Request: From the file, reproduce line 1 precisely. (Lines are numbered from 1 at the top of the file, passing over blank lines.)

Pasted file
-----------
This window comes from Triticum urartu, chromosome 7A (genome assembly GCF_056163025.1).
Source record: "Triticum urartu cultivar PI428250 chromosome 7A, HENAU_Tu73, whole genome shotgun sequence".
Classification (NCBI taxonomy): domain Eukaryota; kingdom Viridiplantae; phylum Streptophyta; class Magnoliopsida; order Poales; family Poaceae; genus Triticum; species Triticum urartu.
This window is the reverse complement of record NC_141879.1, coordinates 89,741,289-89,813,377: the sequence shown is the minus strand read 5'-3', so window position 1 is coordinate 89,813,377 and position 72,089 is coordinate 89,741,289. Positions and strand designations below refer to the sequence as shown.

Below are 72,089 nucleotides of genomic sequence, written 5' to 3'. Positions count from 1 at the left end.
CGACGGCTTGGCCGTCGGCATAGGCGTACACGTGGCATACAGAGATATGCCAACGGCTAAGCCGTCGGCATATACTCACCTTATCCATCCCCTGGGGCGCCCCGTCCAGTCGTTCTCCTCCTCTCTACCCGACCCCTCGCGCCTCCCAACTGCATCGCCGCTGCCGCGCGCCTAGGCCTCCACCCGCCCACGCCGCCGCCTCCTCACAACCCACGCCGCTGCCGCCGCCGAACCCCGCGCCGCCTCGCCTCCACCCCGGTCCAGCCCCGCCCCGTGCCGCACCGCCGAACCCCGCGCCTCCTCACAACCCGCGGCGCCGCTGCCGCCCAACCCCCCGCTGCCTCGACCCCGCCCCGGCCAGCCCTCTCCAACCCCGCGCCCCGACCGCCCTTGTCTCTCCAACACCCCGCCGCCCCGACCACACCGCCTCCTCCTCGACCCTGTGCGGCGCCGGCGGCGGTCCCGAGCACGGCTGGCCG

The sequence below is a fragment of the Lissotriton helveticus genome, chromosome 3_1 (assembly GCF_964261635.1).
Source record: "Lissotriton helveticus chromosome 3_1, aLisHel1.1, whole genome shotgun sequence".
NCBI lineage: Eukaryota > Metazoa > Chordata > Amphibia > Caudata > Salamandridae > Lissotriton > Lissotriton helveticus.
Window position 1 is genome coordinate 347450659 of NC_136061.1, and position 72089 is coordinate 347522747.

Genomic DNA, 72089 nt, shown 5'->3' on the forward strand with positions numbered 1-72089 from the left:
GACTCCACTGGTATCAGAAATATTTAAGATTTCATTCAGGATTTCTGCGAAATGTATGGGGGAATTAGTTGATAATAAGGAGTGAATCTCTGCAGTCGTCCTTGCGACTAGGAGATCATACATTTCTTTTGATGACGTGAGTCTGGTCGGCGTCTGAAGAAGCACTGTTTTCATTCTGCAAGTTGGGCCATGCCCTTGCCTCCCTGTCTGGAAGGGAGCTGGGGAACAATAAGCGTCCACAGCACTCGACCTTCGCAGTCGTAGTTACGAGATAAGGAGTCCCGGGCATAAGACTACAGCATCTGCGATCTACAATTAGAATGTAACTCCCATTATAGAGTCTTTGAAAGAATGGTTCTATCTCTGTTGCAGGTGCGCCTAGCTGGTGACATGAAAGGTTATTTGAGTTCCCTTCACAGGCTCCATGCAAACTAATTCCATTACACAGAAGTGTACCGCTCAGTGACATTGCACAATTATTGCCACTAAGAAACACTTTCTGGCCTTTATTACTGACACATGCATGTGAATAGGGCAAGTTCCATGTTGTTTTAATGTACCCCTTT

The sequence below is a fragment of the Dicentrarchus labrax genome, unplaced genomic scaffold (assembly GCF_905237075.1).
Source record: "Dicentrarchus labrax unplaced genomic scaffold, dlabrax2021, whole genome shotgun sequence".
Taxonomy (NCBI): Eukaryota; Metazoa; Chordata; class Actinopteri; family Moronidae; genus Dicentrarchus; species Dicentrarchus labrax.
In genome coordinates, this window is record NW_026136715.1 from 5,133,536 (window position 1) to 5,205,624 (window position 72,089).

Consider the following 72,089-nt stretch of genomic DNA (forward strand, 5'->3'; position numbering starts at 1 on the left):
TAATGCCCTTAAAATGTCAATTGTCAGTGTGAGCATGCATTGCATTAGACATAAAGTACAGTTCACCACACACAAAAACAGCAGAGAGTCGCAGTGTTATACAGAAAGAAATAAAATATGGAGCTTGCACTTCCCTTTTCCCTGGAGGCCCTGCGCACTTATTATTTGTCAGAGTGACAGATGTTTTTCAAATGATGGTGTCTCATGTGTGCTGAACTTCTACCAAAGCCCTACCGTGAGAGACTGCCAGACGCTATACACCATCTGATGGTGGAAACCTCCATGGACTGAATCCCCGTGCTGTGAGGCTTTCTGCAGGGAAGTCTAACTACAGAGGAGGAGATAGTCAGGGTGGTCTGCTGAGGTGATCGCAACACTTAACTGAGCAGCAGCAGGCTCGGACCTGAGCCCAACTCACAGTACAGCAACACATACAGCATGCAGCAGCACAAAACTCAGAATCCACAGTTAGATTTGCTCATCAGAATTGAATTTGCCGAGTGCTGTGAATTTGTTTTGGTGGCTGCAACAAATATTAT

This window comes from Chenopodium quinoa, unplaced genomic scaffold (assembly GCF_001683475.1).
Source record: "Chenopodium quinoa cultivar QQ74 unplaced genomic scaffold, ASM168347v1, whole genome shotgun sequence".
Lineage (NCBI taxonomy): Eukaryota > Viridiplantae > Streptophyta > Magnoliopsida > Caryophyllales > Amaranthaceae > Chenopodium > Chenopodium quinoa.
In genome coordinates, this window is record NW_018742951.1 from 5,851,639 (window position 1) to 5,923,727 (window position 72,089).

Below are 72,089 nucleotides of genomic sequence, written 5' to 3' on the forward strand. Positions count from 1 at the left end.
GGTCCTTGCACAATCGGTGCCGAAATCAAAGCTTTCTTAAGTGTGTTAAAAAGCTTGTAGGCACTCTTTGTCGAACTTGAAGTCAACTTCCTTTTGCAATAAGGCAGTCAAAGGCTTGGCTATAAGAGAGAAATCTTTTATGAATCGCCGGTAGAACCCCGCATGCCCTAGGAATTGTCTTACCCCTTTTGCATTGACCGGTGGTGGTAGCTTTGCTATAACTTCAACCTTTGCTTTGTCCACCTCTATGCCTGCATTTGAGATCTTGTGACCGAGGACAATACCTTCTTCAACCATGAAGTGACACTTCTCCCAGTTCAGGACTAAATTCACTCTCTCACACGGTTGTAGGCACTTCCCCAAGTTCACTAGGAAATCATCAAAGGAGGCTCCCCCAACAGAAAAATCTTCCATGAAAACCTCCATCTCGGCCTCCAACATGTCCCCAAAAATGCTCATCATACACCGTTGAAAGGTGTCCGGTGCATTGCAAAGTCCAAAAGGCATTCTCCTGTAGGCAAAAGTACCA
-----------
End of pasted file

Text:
This window comes from Triticum urartu, chromosome 7A (genome assembly GCF_056163025.1).